The Alien Observatory: Ancient Stars in Milky Way’s Halo –“May Harbor Advanced Civilizations”


DM Halo


The Milky Way is nearly 14 billion years old, and its oldest stars developed in the early stage of the galaxy’s formation, making them about six to nine billion years old. They’re found in the halo, a roughly spherical component of the galaxy that formed first, in which old stars move in orbits that are highly elongated and tilted.


The Alien Observatory –“An Indigenous Technological Species Could Have Arisen in the Solar System Before Earth-Bound Life” (WATCH Video)



“As we improve our understanding of ancient Earth and the history of our solar system, perhaps we may someday uncover evidence that suggests the activity of another technological civilization right here in our neighborhood,” said Andrew Siemion, the director of Berkeley’s SETI Research Center.



The Alien Observatory –China’s Preeminent Philosopher of ‘First Contact’ Visits New FAST Radio Telescope: “Warns of Extinction By a Hidden Hunter”




In January of 2017, the Chinese Academy of Sciences invited Liu Cixin, China’s preeminent science-fiction author of The Three-Body Problem (view video below), to visit the Five-hundred-meter Aperture Spherical Telescope (FAST), the world's largest and most powerful new radio telescope. “It looks like something out of science fiction,” Liu observed.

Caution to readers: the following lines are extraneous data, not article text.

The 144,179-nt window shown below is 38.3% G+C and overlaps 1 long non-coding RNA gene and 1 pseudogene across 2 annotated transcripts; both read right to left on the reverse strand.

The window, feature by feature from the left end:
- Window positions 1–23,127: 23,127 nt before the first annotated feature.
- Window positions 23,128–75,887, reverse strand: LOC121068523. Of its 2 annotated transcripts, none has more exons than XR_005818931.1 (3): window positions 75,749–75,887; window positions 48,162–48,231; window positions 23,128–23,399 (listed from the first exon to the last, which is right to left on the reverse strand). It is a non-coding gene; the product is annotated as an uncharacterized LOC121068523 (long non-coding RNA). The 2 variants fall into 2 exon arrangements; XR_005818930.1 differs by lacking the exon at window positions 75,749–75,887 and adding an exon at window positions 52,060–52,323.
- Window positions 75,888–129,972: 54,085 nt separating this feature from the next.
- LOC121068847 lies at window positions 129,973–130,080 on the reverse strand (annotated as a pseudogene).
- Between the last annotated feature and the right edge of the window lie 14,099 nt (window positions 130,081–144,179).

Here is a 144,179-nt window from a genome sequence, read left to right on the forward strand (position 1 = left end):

The Alien Observatory –“It’s Astonishingly Likely That We’re Not the Only Time and Place That an Advance Civilization Has Evolved” (VIDEO)




"From a fundamental perspective the question is 'has it ever happened anywhere before?'" said Adam Frank, professor of physics and astronomy at the University of Rochester. "And it is astonishingly likely that we are not the only time and place that an advance civilization has evolved."


The Alien Observatory — Planet Only a Billion Years Younger Than Big Bang



NASA’s Hubble Space Telescope precisely measured the mass of the oldest known planet in our Milky Way galaxy near the core of the ancient globular star cluster M4, located 5,600 light-years away in the summer constellation Scorpius. At an estimated age of 13 billion years, the planet is more than twice as old as Earth’s 4.5 billion years. It’s about as old as a planet can be. It formed around a young, sun-like star barely 1 billion years after our universe’s birth in the Big Bang. The ancient planet has had a remarkable history because it resides in an unlikely, rough neighborhood. It orbits a peculiar pair of burned-out stars in the crowded core of a cluster of more than 100,000 stars.